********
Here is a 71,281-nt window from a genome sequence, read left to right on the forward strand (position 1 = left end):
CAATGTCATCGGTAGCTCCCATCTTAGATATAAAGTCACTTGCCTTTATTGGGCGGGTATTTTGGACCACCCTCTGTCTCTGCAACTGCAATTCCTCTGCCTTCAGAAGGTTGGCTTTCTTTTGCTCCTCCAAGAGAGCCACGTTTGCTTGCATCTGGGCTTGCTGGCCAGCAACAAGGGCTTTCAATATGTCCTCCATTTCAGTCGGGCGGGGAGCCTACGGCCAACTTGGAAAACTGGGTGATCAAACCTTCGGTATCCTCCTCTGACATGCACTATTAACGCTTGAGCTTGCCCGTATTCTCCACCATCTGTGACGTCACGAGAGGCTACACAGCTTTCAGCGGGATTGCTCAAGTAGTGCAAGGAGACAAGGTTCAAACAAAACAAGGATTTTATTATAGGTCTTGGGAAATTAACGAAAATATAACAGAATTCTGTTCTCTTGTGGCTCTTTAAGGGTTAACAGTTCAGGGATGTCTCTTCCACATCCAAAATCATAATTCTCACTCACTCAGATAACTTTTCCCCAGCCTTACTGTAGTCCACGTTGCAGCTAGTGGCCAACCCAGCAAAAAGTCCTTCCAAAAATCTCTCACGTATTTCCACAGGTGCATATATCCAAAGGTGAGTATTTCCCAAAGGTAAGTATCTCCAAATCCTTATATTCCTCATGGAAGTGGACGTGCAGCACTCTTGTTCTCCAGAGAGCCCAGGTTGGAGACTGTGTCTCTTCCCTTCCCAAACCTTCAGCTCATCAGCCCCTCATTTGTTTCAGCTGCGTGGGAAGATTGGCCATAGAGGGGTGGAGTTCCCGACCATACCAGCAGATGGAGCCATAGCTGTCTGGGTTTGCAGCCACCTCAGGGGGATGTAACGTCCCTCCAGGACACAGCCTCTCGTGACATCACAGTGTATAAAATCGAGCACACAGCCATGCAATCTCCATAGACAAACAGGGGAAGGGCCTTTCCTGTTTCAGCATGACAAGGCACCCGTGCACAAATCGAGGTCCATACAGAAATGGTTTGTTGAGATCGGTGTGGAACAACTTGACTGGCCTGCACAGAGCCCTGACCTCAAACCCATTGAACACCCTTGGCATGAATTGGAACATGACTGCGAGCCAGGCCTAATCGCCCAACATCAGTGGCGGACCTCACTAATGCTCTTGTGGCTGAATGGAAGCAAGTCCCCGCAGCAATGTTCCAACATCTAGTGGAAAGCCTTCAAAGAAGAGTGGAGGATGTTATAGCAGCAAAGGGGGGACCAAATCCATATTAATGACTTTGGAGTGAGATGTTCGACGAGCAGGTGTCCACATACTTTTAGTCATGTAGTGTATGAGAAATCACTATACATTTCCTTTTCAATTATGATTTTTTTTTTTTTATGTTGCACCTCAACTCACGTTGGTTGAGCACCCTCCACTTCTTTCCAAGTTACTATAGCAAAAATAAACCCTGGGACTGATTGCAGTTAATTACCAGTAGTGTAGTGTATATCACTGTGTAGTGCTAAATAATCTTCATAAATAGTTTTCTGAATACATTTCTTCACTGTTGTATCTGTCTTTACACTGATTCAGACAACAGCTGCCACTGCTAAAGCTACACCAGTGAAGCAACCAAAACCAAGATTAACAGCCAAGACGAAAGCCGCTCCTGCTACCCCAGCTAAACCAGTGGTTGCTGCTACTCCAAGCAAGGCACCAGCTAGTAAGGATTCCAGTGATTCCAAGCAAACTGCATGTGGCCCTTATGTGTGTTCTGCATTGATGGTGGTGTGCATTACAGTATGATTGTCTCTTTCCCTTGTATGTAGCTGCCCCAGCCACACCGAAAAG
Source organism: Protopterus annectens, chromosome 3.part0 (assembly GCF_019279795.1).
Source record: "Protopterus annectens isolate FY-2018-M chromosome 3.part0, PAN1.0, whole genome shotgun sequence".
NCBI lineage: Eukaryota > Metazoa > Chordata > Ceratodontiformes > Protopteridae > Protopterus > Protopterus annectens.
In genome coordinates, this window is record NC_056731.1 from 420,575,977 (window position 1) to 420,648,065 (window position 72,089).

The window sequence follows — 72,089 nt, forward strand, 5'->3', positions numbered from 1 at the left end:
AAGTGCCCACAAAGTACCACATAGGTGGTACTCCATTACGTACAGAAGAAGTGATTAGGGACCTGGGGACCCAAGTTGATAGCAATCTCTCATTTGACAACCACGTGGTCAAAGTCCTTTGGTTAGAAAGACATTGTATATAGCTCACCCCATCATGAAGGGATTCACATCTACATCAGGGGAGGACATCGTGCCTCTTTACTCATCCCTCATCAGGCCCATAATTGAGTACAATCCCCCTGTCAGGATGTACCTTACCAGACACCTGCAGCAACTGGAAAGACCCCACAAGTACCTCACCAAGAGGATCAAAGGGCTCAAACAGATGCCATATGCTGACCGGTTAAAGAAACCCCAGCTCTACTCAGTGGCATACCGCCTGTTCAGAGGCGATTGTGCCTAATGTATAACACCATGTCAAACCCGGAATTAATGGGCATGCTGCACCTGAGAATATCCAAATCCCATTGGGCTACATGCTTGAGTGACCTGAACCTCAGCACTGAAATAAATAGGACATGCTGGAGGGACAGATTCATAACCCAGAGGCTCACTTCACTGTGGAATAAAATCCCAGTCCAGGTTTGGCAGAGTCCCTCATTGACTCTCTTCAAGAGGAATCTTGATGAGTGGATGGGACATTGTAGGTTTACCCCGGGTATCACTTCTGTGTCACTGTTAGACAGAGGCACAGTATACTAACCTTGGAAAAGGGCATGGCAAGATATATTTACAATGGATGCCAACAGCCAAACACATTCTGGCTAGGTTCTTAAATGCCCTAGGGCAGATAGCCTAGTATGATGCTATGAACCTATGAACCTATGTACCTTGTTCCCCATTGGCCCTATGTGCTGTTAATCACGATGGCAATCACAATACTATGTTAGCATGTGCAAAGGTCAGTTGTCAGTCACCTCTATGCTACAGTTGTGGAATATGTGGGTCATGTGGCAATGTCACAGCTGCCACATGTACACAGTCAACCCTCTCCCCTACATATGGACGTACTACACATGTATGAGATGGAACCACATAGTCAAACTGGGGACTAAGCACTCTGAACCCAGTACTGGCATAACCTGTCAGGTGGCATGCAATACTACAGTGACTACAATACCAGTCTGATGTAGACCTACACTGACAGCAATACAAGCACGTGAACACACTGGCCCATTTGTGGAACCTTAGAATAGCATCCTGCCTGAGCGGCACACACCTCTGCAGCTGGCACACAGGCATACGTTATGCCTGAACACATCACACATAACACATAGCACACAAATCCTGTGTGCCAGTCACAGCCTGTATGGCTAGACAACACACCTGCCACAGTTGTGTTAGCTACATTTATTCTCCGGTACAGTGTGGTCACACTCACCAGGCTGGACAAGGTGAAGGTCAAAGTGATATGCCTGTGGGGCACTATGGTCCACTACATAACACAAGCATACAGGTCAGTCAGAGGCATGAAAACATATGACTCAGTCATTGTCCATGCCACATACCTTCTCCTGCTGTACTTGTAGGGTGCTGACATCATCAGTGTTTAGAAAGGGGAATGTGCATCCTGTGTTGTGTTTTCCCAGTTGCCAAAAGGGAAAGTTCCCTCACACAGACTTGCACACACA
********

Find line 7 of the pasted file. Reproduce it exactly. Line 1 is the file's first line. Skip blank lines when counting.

The window sequence follows — 72,089 nt, forward strand, 5'->3', positions numbered from 1 at the left end: